OPINION

Stories of our industry's people show love, hope and passion

GRNSW Chief Executive Officer Tony Mestrov.

GRNSW Chief Executive Officer Tony Mestrov.

There was a wonderful story this week when young greyhound Elsie Bay won her first race at Grafton on Monday. Elsie Bay is a greyhound who was donated by her breeder and is owned - in proxy - by 10-year-old Bayley Atkins.

Bayley and her mother Kara were the only survivors of a tragic house fire in Singleton two years ago which claimed the lives of three of Bayley's siblings.

More than $300,000 was raised through a Go Fund Me campaign, and the greyhound racing community - Kara is the niece of Tamworth greyhound owner-trainer Tony Atkins - added more than $100,000 through auctions and donations.

A family affair

There were celebrations last week for one of our industry's long-time participants and her family as Joan Singline celebrated her 93rd birthday.

Joan, with her late husband George, has been part of the greyhound industry for more than 50 years, training their first big race winner back when Red Wool won the 1959 Hunter Valley Championship and also winning the 1979 Group 1 Vic Peters Classic with Scott Of Minmi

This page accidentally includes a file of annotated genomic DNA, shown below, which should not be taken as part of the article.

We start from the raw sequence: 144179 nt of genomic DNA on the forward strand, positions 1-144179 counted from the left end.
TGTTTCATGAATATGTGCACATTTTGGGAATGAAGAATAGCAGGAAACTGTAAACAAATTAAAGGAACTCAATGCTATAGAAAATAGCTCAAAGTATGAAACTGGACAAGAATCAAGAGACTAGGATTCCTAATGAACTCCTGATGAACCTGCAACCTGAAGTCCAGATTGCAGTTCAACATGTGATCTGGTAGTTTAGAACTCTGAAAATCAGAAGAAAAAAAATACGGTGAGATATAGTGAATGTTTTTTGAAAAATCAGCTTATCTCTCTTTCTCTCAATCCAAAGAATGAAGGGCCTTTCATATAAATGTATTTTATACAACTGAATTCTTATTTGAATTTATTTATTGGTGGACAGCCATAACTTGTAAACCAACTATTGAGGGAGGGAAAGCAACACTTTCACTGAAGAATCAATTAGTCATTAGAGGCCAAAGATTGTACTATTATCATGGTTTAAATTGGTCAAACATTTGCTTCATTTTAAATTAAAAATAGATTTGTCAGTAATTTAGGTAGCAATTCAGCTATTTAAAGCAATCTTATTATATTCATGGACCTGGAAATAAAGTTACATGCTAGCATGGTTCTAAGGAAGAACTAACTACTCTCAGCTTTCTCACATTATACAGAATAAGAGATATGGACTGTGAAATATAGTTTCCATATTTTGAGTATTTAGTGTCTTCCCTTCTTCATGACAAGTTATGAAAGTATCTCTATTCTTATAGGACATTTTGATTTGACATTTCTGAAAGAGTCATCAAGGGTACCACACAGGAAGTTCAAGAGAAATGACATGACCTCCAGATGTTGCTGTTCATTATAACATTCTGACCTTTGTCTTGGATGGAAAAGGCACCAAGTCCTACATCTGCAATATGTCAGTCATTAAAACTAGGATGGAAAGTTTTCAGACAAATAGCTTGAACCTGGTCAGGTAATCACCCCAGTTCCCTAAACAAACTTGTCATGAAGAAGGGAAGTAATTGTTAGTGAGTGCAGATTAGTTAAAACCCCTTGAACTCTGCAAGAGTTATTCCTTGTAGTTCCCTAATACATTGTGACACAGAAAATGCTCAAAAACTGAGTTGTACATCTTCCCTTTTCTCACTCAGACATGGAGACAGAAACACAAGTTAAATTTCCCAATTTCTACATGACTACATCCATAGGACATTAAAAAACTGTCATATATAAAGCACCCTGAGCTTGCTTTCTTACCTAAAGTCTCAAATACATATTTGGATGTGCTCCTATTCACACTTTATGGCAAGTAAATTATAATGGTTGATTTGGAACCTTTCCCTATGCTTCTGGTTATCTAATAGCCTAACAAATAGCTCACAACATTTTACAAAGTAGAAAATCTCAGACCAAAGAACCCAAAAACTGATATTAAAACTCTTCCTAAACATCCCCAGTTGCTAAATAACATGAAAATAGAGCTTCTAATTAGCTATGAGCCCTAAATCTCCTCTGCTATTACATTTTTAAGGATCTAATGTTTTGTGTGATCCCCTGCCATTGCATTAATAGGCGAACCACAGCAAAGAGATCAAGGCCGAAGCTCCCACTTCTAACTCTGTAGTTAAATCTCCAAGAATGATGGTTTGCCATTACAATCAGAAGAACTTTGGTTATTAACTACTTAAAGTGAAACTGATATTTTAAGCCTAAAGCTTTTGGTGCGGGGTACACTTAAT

Greyhound racing became and is still a family affair for the Singlines. Daughters Lorraine Atchison, Noelene Holloway and Carole Eaton are all successful trainers, and their sisters Rhonda Thompson and Jenny Richards have also both been involved in the sport.

Noelene mentioned this week that her mum seldom gets to the track these days, but regularly watches her daughters' dogs race on Sky Racing.

Welcome to the caller's box

I mentioned in the column last week that the voice of greyhound racing in Sydney of the past seven years, Tim Newbold, had joined us at GRNSW in the role of Club Engagement officer, and it would be remiss of me not to welcome to the Wentworth Park caller's box, Matt Jackson.

A wonderful race caller with a vast array of experience, we are delighted as an industry to have Matt on board as the number one greyhound caller in NSW, and I look forward to hearing some of his calls throughout the rapidly approaching TAB Million Dollar Chase.

A long legacy

Condolences to the family and friends of Central Coast trainer John Heard who passed away this week after a long illness.

John spent more than five decades in the industry, training some very smart dogs.

He had a real knack with stayers, training the likes of General Brett, Pororoca and Forty Twenty.

John was also a handy rugby league player, spending a couple of seasons playing with South Sydney and competed as a professional runner in his younger days.

This article was produced as part of an ACM partnership with Greyhound Racing NSW.

This story Stories of our industry's people show love, hope and passion first appeared on Newcastle Herald.